From: DanP on
On 26 May, 17:49, infiniteMPG <57clas...(a)gmail.com> wrote:
> > Don't pay attention to him. Enjoy your toy and learn its strengths and limitations. My suggestion is try to weight your tripod to minimize shake and shoot at as high a speed as you can.
> Last night I used the 1600 setup and snapped some pix of the moon.
> Then I swapped it out for my  Tamron AF 18-250/3.5-6.3 DI II Macro
> Lens, zoomed in as tight as I could and snapped some more.  Then
> swapped that out for my Tamron SP AF90mm F/2.8 Di Macro Lens with a 2X
> doubler and snapped a few more.  Downloaded them and looked.  With the
> 1600 the moon could just barely fit in the frame.  I was really close
> to good clear focus and think I'll do better when I get my 2.3x Finder
> Magnifier (and maybe adjust my view finder better).  The moon with the
> 18-250 pushed to 250 was a button in the middle of the frame and when
> zoomed was pretty bad looking.  With the 90 (actually 180 with the
> doubler) the moon was pencil eraser sized and not any good when zoomed
> on.

Can you please upload those pictures? Shooting the moon is a good
benchmark for lenses.


DanP
From: infiniteMPG on
> Can you please upload those pictures? Shooting the moon is a good benchmark for lenses.

Did that but that's where I started seeing lack of detail no matter
what I did. I think my experiment is about over with the 800mm. This
is what I set up a few days ago and tried.

I rolled my big arsed gas grill over to the door of my back porch,
nice sunny afternoon so plenty of light. I set the camera and lens on
the rigid side table on top of a bag of mortar mix I had sitting
there, this allowed me to form a nest for the camera and lens. I then
laid weight on top to keep things steady. I aimed at a tree about 100
feet away so I had good distinct lines in the bark and the edge of the
tree. Using my remote I took several pictures and regardless of
shutter speed I got blurry edges on every shot. I tried different
settings but couldn't get crisp focus on anything. I then turned my
focus on a fence post corner about 150-feet away. Same kind of
results.

I had ordered a 2.3X view finder magnifier which I had also just
received and I tried that thinking I could focus better but since this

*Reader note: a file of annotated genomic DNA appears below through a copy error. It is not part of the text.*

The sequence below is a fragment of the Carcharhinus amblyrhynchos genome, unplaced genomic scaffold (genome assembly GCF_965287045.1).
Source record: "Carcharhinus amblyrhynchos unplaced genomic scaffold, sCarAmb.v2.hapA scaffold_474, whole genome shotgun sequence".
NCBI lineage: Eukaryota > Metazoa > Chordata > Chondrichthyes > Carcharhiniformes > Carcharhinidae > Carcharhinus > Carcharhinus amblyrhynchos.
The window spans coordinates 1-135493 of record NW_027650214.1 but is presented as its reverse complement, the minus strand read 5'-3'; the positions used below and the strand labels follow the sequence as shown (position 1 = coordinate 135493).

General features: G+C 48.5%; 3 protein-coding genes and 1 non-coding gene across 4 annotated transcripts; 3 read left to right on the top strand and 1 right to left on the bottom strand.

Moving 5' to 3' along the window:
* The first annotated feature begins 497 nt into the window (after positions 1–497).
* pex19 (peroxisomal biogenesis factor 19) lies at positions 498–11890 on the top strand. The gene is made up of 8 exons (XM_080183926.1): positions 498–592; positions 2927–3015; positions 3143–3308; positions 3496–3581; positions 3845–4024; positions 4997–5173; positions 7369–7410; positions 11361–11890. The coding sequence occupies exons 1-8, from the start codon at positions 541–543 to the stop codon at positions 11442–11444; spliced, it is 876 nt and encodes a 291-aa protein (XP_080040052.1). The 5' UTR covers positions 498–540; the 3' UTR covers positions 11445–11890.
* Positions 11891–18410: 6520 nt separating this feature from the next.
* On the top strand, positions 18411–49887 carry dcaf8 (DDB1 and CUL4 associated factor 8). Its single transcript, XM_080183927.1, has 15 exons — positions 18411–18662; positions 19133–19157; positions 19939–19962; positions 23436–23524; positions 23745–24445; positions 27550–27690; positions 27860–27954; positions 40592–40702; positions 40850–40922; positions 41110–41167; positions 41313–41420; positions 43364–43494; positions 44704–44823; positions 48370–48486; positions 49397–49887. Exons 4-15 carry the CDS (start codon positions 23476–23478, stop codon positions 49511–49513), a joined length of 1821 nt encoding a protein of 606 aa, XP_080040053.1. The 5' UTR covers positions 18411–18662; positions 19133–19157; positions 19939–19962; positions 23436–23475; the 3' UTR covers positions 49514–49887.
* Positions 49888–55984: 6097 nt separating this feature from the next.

is an 800mm lens, I could not get this to bring the image in the view
finder in to focus. I am thinking that it's not meant for such long
lenses so I'll play with that later.

Looking thru the view finder with the 800mm I was seeing a totally
crisp image, well defined edges, but what I ended up with pictures of
was fuzzy shots with no crisp edges.

So if someone has some settings to try like if I should be working in
just shutter speed or fully manual or what settings to try I'll be
more then happy to try before I stick a fork in this. I think
aperture mode is useless since this is a fixed f8.0 lens.

ANY SUGGESTIONS or this experiment will soon draw to a close. If I
can't get clear shots on a sunny day with tons of weigh holding the
lens steady I sure don't think sticking it on a tripod or manually
holding it will ever work.

Thanks :O/
From: David Ruether on

"infiniteMPG" <57classic(a)gmail.com> wrote in message news:ce98d6fd-1a70-42c9-9e15-a8f4869abdfd(a)i31g2000yqm.googlegroups.com...

>> Can you please upload those pictures? Shooting the moon is a good
>> benchmark for lenses.

> Did that but that's where I started seeing lack of detail no matter
> what I did. I think my experiment is about over with the 800mm. This
> is what I set up a few days ago and tried.
>
> I rolled my big arsed gas grill over to the door of my back porch,
> nice sunny afternoon so plenty of light. I set the camera and lens on
> the rigid side table on top of a bag of mortar mix I had sitting
> there, this allowed me to form a nest for the camera and lens. I then
> laid weight on top to keep things steady. I aimed at a tree about 100
> feet away so I had good distinct lines in the bark and the edge of the
> tree. Using my remote I took several pictures and regardless of
> shutter speed I got blurry edges on every shot. I tried different
> settings but couldn't get crisp focus on anything. I then turned my
> focus on a fence post corner about 150-feet away. Same kind of
> results.

Air quality can affect results even at these "close" distances. Also, if
*you* move at all on the porch during the exposure, that also could
easily spoil results. Also, as I pointed out earlier, few mirrors are
actually very good, and even the likely best vary considerably...

> I had ordered a 2.3X view finder magnifier which I had also just
> received and I tried that thinking I could focus better but since this
> is an 800mm lens, I could not get this to bring the image in the view
> finder in to focus. I am thinking that it's not meant for such long
> lenses so I'll play with that later.

It should make no difference - but this is a good indication that the
mirror itself is poor (among other possibilities). BTW, most SLR
eyepiece camera viewfinders have low magnification (well below 1:1),
so things can look sharper in the finders than they are in reality.